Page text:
Weekend Round-Up 2008 #8

The Age

Katherine Ellinghaus looks at Spinning the Dream: Assimilation in Australia 1950-1970 by Anna Haebich, and Drawing the Gobal Colour Line: White Men's Countries and the Question of Racial Equality by Marilyn Lake and Henry Reynolds: "The arrival of [these two books] could not be more timely. As Australia moves into a 'post-apology' era of race relations, there is new impetus for Australians to understand our past and our national myths. By examining our history of immigration and assimilation policies, these two books uncover the pervasiveness of those myths - the imaginary idea of 'white Australia' - throughout the 20th century and to the present day."

Emily Maguire suggests reading A Fraction of the Whole by Steve Tolz twice to get the full effect: "Packed with plots, sub-plots, sub-sub-plots, tangents, flashbacks, diversions, philosophical wanderings and pectacular set pieces, this enormous debut novel from Australian Steve Toltz is in many ways a perfect example of what British critic James Wood calls 'hysterical realism'. Wood's term is supposed to be a criticism, but I use it here descriptively. A Fraction of the Whole is, as Wood would say, a 'perpetual motion machine', but it's one fuelled by brilliant ideas and driven by an original, bracing and very funny voice."

Births, Deaths, Marriages: True Tales by Georgia Blain refuses to simply her life in this memoir says Brenda Niall: "Blain's other is Anne Deveson, writer, broadcaster, commentator on public affairs. Deveson's marriage to ABC radio presenter and interviewer Ellis Blain made their household unusual in the 1960s. Two careers under one roof, with three children, were not easily balanced...As an evocation of Australian society from the 1960s and '70s to the present, Blain's memoir is acute and finely detailed. Part of its interest comes from its being slightly off-centre, as the perspective of a daughter who could not easily accept or enjoy the freedom her feminist mother exemplified."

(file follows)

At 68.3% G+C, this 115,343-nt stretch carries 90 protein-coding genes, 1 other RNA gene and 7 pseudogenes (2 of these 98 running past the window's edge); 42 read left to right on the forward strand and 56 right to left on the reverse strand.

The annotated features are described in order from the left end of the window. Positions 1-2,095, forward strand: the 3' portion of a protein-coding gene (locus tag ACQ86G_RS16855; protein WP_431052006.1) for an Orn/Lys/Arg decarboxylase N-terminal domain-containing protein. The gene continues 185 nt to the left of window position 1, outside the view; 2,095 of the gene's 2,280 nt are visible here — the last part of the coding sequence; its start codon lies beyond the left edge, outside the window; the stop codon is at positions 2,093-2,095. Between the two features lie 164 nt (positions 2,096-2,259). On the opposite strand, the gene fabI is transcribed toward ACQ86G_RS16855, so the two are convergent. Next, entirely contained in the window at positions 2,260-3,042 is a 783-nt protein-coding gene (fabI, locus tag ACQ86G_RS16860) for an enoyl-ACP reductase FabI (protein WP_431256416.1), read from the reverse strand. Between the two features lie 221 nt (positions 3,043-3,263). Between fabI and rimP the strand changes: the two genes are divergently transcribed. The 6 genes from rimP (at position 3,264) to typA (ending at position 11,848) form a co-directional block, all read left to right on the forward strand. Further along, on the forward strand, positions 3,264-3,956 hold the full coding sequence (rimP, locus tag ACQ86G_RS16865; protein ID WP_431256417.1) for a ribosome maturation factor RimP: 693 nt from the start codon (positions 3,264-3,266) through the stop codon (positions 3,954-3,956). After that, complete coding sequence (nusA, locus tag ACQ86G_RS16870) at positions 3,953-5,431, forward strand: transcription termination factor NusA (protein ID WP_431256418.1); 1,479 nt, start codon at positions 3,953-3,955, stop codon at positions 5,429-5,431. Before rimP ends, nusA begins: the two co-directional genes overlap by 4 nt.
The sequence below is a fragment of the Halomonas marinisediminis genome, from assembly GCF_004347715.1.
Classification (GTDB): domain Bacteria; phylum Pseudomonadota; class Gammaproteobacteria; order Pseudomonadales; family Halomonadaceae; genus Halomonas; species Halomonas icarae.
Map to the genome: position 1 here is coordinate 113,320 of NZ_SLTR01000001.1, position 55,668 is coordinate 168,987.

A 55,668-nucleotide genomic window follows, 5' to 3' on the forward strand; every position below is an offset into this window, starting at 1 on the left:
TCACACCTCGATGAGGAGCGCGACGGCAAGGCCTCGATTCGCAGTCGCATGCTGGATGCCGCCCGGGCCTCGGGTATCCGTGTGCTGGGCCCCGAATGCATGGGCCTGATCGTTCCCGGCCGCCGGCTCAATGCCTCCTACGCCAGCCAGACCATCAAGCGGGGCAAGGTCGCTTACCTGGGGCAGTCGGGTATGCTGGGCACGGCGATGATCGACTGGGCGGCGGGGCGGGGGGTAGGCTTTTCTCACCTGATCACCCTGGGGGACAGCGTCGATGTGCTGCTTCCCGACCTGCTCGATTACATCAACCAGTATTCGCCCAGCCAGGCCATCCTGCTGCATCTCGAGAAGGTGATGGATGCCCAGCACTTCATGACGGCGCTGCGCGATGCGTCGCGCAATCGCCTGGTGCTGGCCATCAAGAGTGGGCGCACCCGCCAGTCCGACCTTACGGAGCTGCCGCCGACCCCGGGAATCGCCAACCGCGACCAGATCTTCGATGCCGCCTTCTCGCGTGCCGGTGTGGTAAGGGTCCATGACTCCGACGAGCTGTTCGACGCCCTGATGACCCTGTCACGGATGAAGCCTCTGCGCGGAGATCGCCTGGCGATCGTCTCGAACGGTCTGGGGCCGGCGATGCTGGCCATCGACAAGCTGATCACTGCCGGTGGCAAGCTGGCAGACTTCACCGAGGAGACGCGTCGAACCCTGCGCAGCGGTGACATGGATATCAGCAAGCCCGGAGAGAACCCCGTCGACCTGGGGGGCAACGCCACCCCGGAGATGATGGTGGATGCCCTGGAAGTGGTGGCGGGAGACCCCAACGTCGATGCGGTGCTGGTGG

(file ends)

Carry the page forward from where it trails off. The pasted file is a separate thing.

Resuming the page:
The Hunnas (the Hunters and Collectors to non-believers) were one of the great Australian rock bands in the 80s and 90s, and now frontman Mark Seymour has written Thirteen Tonne Theory a memoir of his life on the road. Chris Johnston finds it pretty well balanced: "This is an unusual and compelling rock book and I'm sitting here thinking about how the author -- a ousehold name yet still barely acknowledged -- came to write it and what he hoped to achieve. And also how it captures his band in an unexpected but vivid way; how it's not biographical, autobiographical or necessarily chronological or even factual. It's more a series of insider's impressions adding up to not just the story of this band but an insight into all bands, their struggles and dreams...The book is also very funny. Seymour's gift is to select and then skilfully write of certain situations the band found itself in so there can be no mistaking the absurdity of rock'n'roll."

The Australian

According to Stephen Mills, Journeys by Don Watson "...makes a compelling case that in the US religion -- specifically, evangelical Christianity -- is 'in the front lines of just about everything': football teams, judicial appointments, rodeos, elections, combat forces in Iraq, radio talkback, and the White House."

The Sydney Morning Herald

Nicola Walker is seduced by The Dressmaker's Daughter by Kate Llewellyn: "In a former autobiographical work -- there are at least six -- Kate Llewellyn noted that 'my life is simply the paddock I plough when I write. I do it, because it is held in common with the lives of other women in this place and this time.' Read the results of all that ploughing, as I did, rapidly, one after the other, and it's hard not to feel squeamish at being privy to these banal, often painfully frank details of a life. And yet, like a quality television soap (think The Sullivans), Llewellyn's poised series of memoirs are addictive."

Sarah Holland-Batt revels in David Malouf's new poetry collection, Revolving Days.

David Malouf, in common with Montale, is a poet who draws vital energy from his totemic places. In prose, he has written frequently and eloquently of his childhood home; and if you have ever spent time in a weatherboard Queenslander, where the house and garden exchange air like breath through lattice, windows and stilts, the resonance in Malouf's poetry is unmistakeable.

Even in his earliest work, his characteristic stance is one where mind and landscape merge with a sublime lightness of touch. From the strict indoor tableaux of his debut Interiors to the roving coastlines and suburban sprawl of Bicycle And Other Poems, there is a sense that Malouf is awake not only to the minutiae of his surroundings but also to the way they always colour and transform the imagination."

About this Entry

This page contains a single entry by Perry Middlemiss published on March 19, 2008 9:06 PM.

2008 Orange Broadband Prize for Fiction Longlist was the previous entry in this blog.

Reviews of Australian Books #79 is the next entry in this blog.

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